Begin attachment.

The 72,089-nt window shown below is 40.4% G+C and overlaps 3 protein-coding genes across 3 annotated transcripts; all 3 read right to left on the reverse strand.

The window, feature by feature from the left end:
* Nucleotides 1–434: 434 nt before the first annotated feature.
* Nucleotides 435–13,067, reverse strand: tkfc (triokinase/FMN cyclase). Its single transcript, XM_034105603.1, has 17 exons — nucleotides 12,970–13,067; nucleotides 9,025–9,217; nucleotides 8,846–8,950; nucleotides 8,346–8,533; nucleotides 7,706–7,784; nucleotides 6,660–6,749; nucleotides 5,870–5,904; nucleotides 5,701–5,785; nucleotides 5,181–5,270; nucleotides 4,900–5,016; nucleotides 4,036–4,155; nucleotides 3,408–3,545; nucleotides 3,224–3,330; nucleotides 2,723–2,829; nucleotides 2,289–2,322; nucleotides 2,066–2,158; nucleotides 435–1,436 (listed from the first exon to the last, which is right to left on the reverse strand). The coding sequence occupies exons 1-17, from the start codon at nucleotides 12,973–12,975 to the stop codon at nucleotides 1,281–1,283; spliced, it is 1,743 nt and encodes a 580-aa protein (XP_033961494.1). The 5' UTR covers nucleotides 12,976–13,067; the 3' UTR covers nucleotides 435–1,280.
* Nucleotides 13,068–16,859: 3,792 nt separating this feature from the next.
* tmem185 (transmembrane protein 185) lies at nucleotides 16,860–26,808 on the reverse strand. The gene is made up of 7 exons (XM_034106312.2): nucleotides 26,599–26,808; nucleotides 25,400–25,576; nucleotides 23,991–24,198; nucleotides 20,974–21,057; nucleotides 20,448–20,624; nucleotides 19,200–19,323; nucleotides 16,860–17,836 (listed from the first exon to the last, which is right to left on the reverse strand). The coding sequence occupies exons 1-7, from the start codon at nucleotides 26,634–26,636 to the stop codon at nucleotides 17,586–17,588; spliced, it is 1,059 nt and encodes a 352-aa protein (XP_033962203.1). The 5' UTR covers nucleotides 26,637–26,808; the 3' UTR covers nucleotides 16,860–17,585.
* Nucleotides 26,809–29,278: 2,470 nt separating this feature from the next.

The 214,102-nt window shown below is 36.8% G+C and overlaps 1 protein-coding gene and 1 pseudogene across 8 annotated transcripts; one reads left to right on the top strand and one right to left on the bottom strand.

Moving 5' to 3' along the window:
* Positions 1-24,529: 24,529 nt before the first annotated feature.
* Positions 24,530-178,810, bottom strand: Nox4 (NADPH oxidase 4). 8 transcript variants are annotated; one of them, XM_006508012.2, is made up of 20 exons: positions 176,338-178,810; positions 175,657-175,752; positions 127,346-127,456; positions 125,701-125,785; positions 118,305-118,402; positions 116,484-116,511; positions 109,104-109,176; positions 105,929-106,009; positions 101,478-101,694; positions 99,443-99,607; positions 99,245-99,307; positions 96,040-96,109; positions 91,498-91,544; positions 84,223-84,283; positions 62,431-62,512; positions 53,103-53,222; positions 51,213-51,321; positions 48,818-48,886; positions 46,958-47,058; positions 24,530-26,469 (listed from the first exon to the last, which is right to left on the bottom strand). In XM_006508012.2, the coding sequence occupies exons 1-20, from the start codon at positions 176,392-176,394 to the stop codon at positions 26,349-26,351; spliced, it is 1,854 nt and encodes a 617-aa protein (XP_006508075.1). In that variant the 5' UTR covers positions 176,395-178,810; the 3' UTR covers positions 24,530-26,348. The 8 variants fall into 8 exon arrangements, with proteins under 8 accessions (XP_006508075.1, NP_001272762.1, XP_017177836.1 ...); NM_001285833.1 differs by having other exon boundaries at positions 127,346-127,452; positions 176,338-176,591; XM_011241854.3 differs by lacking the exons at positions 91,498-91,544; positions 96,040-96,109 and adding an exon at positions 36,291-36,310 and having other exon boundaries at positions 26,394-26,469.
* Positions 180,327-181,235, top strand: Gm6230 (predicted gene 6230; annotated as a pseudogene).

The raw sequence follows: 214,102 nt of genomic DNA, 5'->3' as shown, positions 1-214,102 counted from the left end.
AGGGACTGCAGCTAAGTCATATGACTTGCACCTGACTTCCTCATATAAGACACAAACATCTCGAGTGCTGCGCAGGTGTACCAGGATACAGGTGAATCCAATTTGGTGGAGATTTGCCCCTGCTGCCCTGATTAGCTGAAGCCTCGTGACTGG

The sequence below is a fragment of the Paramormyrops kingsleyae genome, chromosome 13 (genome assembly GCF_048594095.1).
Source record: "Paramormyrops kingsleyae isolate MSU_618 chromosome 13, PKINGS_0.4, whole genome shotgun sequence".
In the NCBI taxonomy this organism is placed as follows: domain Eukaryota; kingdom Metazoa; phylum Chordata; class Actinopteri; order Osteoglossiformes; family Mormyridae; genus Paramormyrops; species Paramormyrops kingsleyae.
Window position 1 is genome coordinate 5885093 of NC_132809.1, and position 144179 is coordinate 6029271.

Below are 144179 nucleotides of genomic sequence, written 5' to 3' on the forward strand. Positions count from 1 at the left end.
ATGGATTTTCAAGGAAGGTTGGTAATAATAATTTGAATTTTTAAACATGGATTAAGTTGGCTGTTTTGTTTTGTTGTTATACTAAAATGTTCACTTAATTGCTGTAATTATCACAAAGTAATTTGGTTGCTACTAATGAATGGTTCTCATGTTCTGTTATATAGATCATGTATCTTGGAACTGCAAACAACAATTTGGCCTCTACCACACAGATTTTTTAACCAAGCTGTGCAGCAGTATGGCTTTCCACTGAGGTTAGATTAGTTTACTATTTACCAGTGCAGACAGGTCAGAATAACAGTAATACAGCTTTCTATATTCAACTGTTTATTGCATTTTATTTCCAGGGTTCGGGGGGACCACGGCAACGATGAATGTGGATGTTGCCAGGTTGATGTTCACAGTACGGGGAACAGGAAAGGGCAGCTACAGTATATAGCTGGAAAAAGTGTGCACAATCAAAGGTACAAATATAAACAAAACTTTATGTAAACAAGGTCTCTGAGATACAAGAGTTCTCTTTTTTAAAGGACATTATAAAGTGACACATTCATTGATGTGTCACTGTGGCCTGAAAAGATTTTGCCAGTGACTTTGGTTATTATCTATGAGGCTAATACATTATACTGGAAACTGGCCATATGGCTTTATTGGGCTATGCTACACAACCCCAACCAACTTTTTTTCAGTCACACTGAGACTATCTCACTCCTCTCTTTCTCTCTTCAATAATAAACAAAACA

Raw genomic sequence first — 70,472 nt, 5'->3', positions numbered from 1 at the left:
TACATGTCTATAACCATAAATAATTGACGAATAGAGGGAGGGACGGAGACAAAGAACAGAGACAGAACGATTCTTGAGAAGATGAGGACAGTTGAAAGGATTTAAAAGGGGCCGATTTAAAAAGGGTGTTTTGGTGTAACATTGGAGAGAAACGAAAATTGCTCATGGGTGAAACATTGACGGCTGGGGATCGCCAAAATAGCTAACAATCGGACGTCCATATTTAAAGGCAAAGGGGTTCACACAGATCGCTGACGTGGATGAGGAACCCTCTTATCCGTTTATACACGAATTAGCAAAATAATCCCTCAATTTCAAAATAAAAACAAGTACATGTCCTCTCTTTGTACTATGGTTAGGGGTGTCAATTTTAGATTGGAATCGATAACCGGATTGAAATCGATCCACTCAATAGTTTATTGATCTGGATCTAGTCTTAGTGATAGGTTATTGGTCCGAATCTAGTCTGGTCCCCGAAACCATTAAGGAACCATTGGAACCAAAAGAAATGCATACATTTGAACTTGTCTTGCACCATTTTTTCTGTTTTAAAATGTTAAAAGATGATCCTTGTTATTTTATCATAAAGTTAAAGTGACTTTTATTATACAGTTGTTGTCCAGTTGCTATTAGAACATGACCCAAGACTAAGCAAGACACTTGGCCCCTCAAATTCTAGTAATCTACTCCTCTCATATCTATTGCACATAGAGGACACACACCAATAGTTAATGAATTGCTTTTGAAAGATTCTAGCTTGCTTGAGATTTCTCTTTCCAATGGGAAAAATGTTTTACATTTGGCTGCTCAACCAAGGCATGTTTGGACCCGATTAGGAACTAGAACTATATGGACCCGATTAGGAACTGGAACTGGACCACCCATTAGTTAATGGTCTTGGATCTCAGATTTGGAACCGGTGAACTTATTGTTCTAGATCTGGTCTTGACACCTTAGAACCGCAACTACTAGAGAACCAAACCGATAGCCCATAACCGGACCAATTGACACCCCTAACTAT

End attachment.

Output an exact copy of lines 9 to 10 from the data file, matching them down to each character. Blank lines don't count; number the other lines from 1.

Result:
Moving 5' to 3' along the window:
* Positions 1-24,529: 24,529 nt before the first annotated feature.